So whenever I am faced with the question “what is your mother tongue?” in administrative forms, I never know exactly what to put. I grew up speaking Cantonese since early childhood and had even once been most comfortable conversing in it (when I first transferred to an international school at the age of four, I cried because I had difficulty understanding my teacher). Yet English has obviously become my dominant language not long since then. I wish I could claim to be bilingual with complete honesty, but a more fitting description would be that English had eclipsed any developing Cantonese ability when I began my international school career.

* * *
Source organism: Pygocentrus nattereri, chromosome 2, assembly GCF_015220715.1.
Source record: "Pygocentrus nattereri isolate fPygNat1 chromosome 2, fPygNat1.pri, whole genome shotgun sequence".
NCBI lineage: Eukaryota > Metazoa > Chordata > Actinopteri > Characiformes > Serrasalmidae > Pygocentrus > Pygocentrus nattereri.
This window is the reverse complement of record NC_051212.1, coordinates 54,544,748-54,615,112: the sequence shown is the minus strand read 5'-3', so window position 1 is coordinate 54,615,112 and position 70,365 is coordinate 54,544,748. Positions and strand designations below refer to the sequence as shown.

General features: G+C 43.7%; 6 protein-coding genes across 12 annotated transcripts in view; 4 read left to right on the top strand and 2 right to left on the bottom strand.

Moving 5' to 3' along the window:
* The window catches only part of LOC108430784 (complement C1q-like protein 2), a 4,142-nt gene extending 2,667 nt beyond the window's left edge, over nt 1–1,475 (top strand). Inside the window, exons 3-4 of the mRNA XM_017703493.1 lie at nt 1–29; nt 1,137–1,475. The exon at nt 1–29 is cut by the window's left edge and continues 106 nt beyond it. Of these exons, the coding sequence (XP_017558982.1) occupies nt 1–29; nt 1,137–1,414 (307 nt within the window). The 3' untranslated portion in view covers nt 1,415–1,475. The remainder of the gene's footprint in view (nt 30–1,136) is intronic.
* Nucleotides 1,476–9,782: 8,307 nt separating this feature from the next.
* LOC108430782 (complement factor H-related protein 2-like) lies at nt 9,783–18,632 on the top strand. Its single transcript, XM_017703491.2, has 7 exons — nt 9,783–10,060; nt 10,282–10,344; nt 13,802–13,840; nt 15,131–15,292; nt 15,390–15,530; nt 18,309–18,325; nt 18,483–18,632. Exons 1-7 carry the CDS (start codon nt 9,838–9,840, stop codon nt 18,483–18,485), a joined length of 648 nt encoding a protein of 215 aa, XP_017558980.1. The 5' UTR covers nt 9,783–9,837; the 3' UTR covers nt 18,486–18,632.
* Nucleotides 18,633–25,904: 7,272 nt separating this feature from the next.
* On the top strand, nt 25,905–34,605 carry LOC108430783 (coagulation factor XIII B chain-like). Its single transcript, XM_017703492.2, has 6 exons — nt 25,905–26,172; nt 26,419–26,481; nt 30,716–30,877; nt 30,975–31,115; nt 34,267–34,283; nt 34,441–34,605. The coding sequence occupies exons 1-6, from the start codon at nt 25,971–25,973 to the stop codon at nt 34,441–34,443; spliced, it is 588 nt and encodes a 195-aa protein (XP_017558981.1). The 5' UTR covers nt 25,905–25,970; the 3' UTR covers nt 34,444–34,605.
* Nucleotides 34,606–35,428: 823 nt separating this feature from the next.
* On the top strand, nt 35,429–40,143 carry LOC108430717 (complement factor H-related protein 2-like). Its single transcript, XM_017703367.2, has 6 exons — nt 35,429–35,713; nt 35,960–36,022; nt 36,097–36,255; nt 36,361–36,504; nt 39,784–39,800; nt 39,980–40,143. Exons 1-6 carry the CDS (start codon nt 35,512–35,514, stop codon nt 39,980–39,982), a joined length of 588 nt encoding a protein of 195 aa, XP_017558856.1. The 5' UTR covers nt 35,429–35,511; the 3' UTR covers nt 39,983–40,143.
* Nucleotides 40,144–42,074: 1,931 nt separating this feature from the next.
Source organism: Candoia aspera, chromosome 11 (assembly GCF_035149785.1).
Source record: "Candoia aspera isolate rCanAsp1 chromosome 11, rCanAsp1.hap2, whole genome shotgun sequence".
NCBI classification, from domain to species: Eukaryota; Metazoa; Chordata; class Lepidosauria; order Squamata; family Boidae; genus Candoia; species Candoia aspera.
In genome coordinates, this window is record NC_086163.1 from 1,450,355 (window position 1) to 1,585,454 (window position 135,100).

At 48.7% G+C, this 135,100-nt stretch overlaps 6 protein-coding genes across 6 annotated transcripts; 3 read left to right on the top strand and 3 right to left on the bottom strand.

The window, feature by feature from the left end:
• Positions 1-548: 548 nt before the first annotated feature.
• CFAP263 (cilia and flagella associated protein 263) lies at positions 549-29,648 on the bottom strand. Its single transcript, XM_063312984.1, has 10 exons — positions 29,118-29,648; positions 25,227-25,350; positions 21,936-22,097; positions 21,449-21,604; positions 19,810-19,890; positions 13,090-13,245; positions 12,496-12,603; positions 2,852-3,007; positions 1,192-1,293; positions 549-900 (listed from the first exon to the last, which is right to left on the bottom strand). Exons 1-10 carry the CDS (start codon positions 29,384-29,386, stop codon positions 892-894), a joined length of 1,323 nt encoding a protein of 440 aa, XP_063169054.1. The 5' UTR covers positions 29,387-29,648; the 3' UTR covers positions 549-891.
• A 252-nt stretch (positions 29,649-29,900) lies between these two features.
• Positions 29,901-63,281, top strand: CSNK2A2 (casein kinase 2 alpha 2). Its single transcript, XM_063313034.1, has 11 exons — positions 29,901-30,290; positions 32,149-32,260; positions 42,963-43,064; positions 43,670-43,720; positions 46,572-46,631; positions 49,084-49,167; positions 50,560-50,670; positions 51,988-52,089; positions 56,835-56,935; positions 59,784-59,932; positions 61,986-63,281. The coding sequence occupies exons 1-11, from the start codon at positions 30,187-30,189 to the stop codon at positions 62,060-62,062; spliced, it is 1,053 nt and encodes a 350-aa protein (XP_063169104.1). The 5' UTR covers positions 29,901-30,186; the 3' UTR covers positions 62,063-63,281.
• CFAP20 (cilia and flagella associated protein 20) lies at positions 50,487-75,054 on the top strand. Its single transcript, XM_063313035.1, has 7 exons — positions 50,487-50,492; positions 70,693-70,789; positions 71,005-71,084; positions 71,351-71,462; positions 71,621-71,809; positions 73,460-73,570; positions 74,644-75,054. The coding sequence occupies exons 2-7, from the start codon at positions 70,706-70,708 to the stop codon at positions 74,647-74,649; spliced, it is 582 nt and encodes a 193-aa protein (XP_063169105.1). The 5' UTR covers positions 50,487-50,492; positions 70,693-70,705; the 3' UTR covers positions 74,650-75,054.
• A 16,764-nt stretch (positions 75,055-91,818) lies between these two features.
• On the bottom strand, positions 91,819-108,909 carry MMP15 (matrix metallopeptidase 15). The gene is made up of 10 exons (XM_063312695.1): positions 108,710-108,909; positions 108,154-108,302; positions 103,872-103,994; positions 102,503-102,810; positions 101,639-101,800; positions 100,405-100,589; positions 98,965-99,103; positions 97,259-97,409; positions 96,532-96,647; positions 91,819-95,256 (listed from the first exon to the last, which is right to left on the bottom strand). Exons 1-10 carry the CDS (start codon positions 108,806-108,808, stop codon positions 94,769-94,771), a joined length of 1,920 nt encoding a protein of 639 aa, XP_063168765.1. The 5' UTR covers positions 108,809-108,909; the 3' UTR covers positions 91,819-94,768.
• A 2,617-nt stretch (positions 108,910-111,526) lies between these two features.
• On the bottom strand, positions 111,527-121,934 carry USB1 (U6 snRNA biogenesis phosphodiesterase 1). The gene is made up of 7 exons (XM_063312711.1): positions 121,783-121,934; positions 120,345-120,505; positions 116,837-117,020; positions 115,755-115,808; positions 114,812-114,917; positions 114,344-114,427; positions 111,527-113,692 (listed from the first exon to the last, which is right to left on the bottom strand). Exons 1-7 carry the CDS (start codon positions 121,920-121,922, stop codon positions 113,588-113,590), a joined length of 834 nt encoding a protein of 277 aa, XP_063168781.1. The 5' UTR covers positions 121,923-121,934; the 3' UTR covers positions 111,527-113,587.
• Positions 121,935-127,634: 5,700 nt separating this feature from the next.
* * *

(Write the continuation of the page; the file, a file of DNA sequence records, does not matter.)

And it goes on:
J.R.R. Tolkien recognised this quandary and distinguished between what he called native and ‘cradle’ tongues. The latter fits the traditional connotations of a mother tongue, in that it is what a child is predominantly exposed to from birth. But a true native tongue is the language the child forms his strongest sociolinguistic identity on. (A fun and not entirely surprising fact: in the case of Tolkien, he had actually confessed to considering Middle English to be one such native tongue.) But this unofficial classification still does not solve my dithering. Do I write Cantonese on the printed line? Or English?